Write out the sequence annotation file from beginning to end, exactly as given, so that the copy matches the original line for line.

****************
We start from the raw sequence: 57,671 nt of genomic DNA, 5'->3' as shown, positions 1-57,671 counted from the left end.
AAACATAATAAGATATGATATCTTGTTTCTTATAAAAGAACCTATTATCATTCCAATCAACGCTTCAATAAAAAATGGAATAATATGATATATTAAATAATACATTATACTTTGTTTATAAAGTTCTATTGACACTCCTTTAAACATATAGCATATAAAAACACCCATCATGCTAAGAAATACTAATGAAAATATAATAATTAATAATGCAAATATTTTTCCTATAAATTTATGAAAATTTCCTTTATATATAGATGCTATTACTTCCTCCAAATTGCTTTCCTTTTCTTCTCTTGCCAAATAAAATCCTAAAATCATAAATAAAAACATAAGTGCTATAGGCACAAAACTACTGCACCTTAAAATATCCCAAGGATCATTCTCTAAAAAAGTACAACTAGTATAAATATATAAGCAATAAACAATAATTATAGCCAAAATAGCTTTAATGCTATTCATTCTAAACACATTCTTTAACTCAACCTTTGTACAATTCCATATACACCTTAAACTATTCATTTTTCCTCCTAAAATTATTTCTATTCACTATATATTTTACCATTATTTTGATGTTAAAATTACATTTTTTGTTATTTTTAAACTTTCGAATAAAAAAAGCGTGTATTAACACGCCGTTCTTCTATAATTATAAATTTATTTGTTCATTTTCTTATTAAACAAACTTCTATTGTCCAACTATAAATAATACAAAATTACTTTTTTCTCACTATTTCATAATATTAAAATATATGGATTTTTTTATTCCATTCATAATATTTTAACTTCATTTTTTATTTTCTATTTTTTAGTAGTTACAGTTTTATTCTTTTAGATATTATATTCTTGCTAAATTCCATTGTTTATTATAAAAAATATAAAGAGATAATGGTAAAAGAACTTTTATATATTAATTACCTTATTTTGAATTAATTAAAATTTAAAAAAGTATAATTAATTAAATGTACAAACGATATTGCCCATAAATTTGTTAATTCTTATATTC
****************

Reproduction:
We start from the raw sequence: 57,671 nt of genomic DNA, 5'->3' as shown, positions 1-57,671 counted from the left end.
AAACATAATAAGATATGATATCTTGTTTCTTATAAAAGAACCTATTATCATTCCAATCAACGCTTCAATAAAAAATGGAATAATATGATATATTAAATAATACATTATACTTTGTTTATAAAGTTCTATTGACACTCCTTTAAACATATAGCATATAAAAACACCCATCATGCTAAGAAATACTAATGAAAATATAATAATTAATAATGCAAATATTTTTCCTATAAATTTATGAAAATTTCCTTTATATATAGATGCTATTACTTCCTCCAAATTGCTTTCCTTTTCTTCTCTTGCCAAATAAAATCCTAAAATCATAAATAAAAACATAAGTGCTATAGGCACAAAACTACTGCACCTTAAAATATCCCAAGGATCATTCTCTAAAAAAGTACAACTAGTATAAATATATAAGCAATAAACAATAATTATAGCCAAAATAGCTTTAATGCTATTCATTCTAAACACATTCTTTAACTCAACCTTTGTACAATTCCATATACACCTTAAACTATTCATTTTTCCTCCTAAAATTATTTCTATTCACTATATATTTTACCATTATTTTGATGTTAAAATTACATTTTTTGTTATTTTTAAACTTTCGAATAAAAAAAGCGTGTATTAACACGCCGTTCTTCTATAATTATAAATTTATTTGTTCATTTTCTTATTAAACAAACTTCTATTGTCCAACTATAAATAATACAAAATTACTTTTTTCTCACTATTTCATAATATTAAAATATATGGATTTTTTTATTCCATTCATAATATTTTAACTTCATTTTTTATTTTCTATTTTTTAGTAGTTACAGTTTTATTCTTTTAGATATTATATTCTTGCTAAATTCCATTGTTTATTATAAAAAATATAAAGAGATAATGGTAAAAGAACTTTTATATATTAATTACCTTATTTTGAATTAATTAAAATTTAAAAAAGTATAATTAATTAAATGTACAAACGATATTGCCCATAAATTTGTTAATTCTTATATTC